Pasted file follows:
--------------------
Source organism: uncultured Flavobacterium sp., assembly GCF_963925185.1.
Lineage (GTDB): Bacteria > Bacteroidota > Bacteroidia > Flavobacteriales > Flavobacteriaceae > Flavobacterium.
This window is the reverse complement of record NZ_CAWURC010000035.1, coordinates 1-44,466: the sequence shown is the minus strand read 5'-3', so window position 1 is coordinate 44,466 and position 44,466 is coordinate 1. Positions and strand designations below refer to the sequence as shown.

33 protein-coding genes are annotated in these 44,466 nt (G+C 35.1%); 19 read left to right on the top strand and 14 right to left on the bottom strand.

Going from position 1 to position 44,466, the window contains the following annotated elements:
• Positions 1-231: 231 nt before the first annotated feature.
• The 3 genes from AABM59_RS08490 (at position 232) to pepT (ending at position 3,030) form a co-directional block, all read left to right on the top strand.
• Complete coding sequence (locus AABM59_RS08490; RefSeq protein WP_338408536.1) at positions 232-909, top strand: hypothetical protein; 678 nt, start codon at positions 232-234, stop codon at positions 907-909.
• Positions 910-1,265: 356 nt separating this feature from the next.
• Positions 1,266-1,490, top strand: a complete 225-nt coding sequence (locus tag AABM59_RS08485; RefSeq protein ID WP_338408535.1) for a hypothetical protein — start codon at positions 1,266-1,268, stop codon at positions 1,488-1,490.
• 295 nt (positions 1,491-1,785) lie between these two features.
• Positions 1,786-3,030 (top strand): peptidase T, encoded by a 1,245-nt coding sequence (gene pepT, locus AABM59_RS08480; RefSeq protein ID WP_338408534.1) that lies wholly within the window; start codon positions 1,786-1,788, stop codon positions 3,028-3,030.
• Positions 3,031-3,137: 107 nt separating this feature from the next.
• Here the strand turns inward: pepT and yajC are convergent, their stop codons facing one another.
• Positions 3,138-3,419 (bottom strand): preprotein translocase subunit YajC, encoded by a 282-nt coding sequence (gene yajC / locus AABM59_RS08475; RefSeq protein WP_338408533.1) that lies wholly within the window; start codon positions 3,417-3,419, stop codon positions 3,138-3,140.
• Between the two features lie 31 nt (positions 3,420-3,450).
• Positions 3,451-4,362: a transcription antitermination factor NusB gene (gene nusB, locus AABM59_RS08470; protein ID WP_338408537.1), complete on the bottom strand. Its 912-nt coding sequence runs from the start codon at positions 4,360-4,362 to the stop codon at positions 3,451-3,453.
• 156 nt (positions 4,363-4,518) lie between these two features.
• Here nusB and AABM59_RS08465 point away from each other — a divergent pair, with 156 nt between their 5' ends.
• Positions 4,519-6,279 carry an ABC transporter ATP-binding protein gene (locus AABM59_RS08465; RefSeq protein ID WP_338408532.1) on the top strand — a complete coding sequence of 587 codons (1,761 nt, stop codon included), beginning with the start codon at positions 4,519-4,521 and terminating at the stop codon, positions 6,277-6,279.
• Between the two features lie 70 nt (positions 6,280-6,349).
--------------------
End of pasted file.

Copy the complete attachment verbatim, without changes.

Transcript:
Source organism: uncultured Flavobacterium sp., assembly GCF_963925185.1.
Lineage (GTDB): Bacteria > Bacteroidota > Bacteroidia > Flavobacteriales > Flavobacteriaceae > Flavobacterium.
This window is the reverse complement of record NZ_CAWURC010000035.1, coordinates 1-44,466: the sequence shown is the minus strand read 5'-3', so window position 1 is coordinate 44,466 and position 44,466 is coordinate 1. Positions and strand designations below refer to the sequence as shown.

33 protein-coding genes are annotated in these 44,466 nt (G+C 35.1%); 19 read left to right on the top strand and 14 right to left on the bottom strand.

Going from position 1 to position 44,466, the window contains the following annotated elements:
• Positions 1-231: 231 nt before the first annotated feature.
• The 3 genes from AABM59_RS08490 (at position 232) to pepT (ending at position 3,030) form a co-directional block, all read left to right on the top strand.
• Complete coding sequence (locus AABM59_RS08490; RefSeq protein WP_338408536.1) at positions 232-909, top strand: hypothetical protein; 678 nt, start codon at positions 232-234, stop codon at positions 907-909.
• Positions 910-1,265: 356 nt separating this feature from the next.
• Positions 1,266-1,490, top strand: a complete 225-nt coding sequence (locus tag AABM59_RS08485; RefSeq protein ID WP_338408535.1) for a hypothetical protein — start codon at positions 1,266-1,268, stop codon at positions 1,488-1,490.
• 295 nt (positions 1,491-1,785) lie between these two features.
• Positions 1,786-3,030 (top strand): peptidase T, encoded by a 1,245-nt coding sequence (gene pepT, locus AABM59_RS08480; RefSeq protein ID WP_338408534.1) that lies wholly within the window; start codon positions 1,786-1,788, stop codon positions 3,028-3,030.
• Positions 3,031-3,137: 107 nt separating this feature from the next.
• Here the strand turns inward: pepT and yajC are convergent, their stop codons facing one another.
• Positions 3,138-3,419 (bottom strand): preprotein translocase subunit YajC, encoded by a 282-nt coding sequence (gene yajC / locus AABM59_RS08475; RefSeq protein WP_338408533.1) that lies wholly within the window; start codon positions 3,417-3,419, stop codon positions 3,138-3,140.
• Between the two features lie 31 nt (positions 3,420-3,450).
• Positions 3,451-4,362: a transcription antitermination factor NusB gene (gene nusB, locus AABM59_RS08470; protein ID WP_338408537.1), complete on the bottom strand. Its 912-nt coding sequence runs from the start codon at positions 4,360-4,362 to the stop codon at positions 3,451-3,453.
• 156 nt (positions 4,363-4,518) lie between these two features.
• Here nusB and AABM59_RS08465 point away from each other — a divergent pair, with 156 nt between their 5' ends.
• Positions 4,519-6,279 carry an ABC transporter ATP-binding protein gene (locus AABM59_RS08465; RefSeq protein ID WP_338408532.1) on the top strand — a complete coding sequence of 587 codons (1,761 nt, stop codon included), beginning with the start codon at positions 4,519-4,521 and terminating at the stop codon, positions 6,277-6,279.
• Between the two features lie 70 nt (positions 6,280-6,349).